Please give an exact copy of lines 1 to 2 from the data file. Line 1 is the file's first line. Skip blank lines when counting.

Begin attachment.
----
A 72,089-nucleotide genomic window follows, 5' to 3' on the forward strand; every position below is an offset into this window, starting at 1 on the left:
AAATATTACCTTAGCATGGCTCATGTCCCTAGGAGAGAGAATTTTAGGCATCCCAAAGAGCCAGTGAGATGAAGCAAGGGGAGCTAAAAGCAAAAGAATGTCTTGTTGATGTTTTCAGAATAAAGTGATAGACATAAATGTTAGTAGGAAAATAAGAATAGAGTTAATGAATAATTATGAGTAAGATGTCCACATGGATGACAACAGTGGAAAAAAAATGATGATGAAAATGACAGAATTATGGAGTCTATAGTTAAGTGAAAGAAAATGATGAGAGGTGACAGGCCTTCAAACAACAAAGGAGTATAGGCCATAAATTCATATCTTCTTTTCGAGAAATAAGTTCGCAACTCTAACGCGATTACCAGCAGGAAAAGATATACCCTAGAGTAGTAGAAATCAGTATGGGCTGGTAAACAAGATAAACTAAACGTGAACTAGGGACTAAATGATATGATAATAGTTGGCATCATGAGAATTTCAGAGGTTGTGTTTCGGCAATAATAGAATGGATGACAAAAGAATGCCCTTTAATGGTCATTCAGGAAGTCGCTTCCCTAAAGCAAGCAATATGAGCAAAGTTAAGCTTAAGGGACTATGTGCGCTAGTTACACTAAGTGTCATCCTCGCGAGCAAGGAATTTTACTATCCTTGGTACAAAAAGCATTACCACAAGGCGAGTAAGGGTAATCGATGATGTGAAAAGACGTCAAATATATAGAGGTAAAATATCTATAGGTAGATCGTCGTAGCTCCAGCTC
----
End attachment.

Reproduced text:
A 72,089-nucleotide genomic window follows, 5' to 3' on the forward strand; every position below is an offset into this window, starting at 1 on the left:
AAATATTACCTTAGCATGGCTCATGTCCCTAGGAGAGAGAATTTTAGGCATCCCAAAGAGCCAGTGAGATGAAGCAAGGGGAGCTAAAAGCAAAAGAATGTCTTGTTGATGTTTTCAGAATAAAGTGATAGACATAAATGTTAGTAGGAAAATAAGAATAGAGTTAATGAATAATTATGAGTAAGATGTCCACATGGATGACAACAGTGGAAAAAAAATGATGATGAAAATGACAGAATTATGGAGTCTATAGTTAAGTGAAAGAAAATGATGAGAGGTGACAGGCCTTCAAACAACAAAGGAGTATAGGCCATAAATTCATATCTTCTTTTCGAGAAATAAGTTCGCAACTCTAACGCGATTACCAGCAGGAAAAGATATACCCTAGAGTAGTAGAAATCAGTATGGGCTGGTAAACAAGATAAACTAAACGTGAACTAGGGACTAAATGATATGATAATAGTTGGCATCATGAGAATTTCAGAGGTTGTGTTTCGGCAATAATAGAATGGATGACAAAAGAATGCCCTTTAATGGTCATTCAGGAAGTCGCTTCCCTAAAGCAAGCAATATGAGCAAAGTTAAGCTTAAGGGACTATGTGCGCTAGTTACACTAAGTGTCATCCTCGCGAGCAAGGAATTTTACTATCCTTGGTACAAAAAGCATTACCACAAGGCGAGTAAGGGTAATCGATGATGTGAAAAGACGTCAAATATATAGAGGTAAAATATCTATAGGTAGATCGTCGTAGCTCCAGCTC